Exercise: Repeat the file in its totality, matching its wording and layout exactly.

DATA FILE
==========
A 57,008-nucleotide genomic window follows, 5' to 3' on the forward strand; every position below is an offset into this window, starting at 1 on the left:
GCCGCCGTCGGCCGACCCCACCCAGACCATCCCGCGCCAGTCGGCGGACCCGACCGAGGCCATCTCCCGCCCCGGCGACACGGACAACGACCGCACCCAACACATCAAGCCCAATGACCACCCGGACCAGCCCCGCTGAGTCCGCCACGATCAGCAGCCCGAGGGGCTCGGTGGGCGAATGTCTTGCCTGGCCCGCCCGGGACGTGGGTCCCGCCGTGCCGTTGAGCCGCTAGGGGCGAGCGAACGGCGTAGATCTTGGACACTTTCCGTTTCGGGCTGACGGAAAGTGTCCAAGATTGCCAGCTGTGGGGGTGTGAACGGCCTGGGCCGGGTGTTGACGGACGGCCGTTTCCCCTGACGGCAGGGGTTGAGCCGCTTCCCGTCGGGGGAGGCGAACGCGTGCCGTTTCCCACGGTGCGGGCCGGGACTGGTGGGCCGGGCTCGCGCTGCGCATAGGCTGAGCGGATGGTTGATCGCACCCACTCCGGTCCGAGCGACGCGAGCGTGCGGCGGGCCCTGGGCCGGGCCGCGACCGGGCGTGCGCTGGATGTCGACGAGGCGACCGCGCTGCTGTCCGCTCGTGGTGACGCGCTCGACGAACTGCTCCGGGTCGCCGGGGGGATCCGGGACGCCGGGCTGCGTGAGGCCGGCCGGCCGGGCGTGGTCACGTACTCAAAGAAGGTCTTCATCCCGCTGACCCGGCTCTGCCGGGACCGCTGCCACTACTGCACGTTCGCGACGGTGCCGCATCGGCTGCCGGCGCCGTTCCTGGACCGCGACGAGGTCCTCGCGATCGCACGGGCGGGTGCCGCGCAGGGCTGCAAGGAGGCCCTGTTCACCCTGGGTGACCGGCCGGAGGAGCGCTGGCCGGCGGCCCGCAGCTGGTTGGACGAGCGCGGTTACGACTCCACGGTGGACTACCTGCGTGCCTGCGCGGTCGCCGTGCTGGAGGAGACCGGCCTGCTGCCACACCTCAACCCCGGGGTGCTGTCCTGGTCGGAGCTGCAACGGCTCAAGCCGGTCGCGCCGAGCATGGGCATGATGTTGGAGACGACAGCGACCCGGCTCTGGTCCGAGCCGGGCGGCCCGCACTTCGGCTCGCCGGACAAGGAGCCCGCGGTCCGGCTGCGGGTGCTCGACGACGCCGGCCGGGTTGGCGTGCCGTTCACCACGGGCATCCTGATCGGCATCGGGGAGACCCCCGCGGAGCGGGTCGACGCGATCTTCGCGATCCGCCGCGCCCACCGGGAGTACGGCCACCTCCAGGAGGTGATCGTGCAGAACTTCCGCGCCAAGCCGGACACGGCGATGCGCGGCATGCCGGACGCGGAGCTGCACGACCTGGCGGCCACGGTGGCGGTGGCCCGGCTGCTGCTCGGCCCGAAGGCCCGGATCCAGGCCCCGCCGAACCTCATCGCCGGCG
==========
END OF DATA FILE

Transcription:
A 57,008-nucleotide genomic window follows, 5' to 3' on the forward strand; every position below is an offset into this window, starting at 1 on the left:
GCCGCCGTCGGCCGACCCCACCCAGACCATCCCGCGCCAGTCGGCGGACCCGACCGAGGCCATCTCCCGCCCCGGCGACACGGACAACGACCGCACCCAACACATCAAGCCCAATGACCACCCGGACCAGCCCCGCTGAGTCCGCCACGATCAGCAGCCCGAGGGGCTCGGTGGGCGAATGTCTTGCCTGGCCCGCCCGGGACGTGGGTCCCGCCGTGCCGTTGAGCCGCTAGGGGCGAGCGAACGGCGTAGATCTTGGACACTTTCCGTTTCGGGCTGACGGAAAGTGTCCAAGATTGCCAGCTGTGGGGGTGTGAACGGCCTGGGCCGGGTGTTGACGGACGGCCGTTTCCCCTGACGGCAGGGGTTGAGCCGCTTCCCGTCGGGGGAGGCGAACGCGTGCCGTTTCCCACGGTGCGGGCCGGGACTGGTGGGCCGGGCTCGCGCTGCGCATAGGCTGAGCGGATGGTTGATCGCACCCACTCCGGTCCGAGCGACGCGAGCGTGCGGCGGGCCCTGGGCCGGGCCGCGACCGGGCGTGCGCTGGATGTCGACGAGGCGACCGCGCTGCTGTCCGCTCGTGGTGACGCGCTCGACGAACTGCTCCGGGTCGCCGGGGGGATCCGGGACGCCGGGCTGCGTGAGGCCGGCCGGCCGGGCGTGGTCACGTACTCAAAGAAGGTCTTCATCCCGCTGACCCGGCTCTGCCGGGACCGCTGCCACTACTGCACGTTCGCGACGGTGCCGCATCGGCTGCCGGCGCCGTTCCTGGACCGCGACGAGGTCCTCGCGATCGCACGGGCGGGTGCCGCGCAGGGCTGCAAGGAGGCCCTGTTCACCCTGGGTGACCGGCCGGAGGAGCGCTGGCCGGCGGCCCGCAGCTGGTTGGACGAGCGCGGTTACGACTCCACGGTGGACTACCTGCGTGCCTGCGCGGTCGCCGTGCTGGAGGAGACCGGCCTGCTGCCACACCTCAACCCCGGGGTGCTGTCCTGGTCGGAGCTGCAACGGCTCAAGCCGGTCGCGCCGAGCATGGGCATGATGTTGGAGACGACAGCGACCCGGCTCTGGTCCGAGCCGGGCGGCCCGCACTTCGGCTCGCCGGACAAGGAGCCCGCGGTCCGGCTGCGGGTGCTCGACGACGCCGGCCGGGTTGGCGTGCCGTTCACCACGGGCATCCTGATCGGCATCGGGGAGACCCCCGCGGAGCGGGTCGACGCGATCTTCGCGATCCGCCGCGCCCACCGGGAGTACGGCCACCTCCAGGAGGTGATCGTGCAGAACTTCCGCGCCAAGCCGGACACGGCGATGCGCGGCATGCCGGACGCGGAGCTGCACGACCTGGCGGCCACGGTGGCGGTGGCCCGGCTGCTGCTCGGCCCGAAGGCCCGGATCCAGGCCCCGCCGAACCTCATCGCCGGCG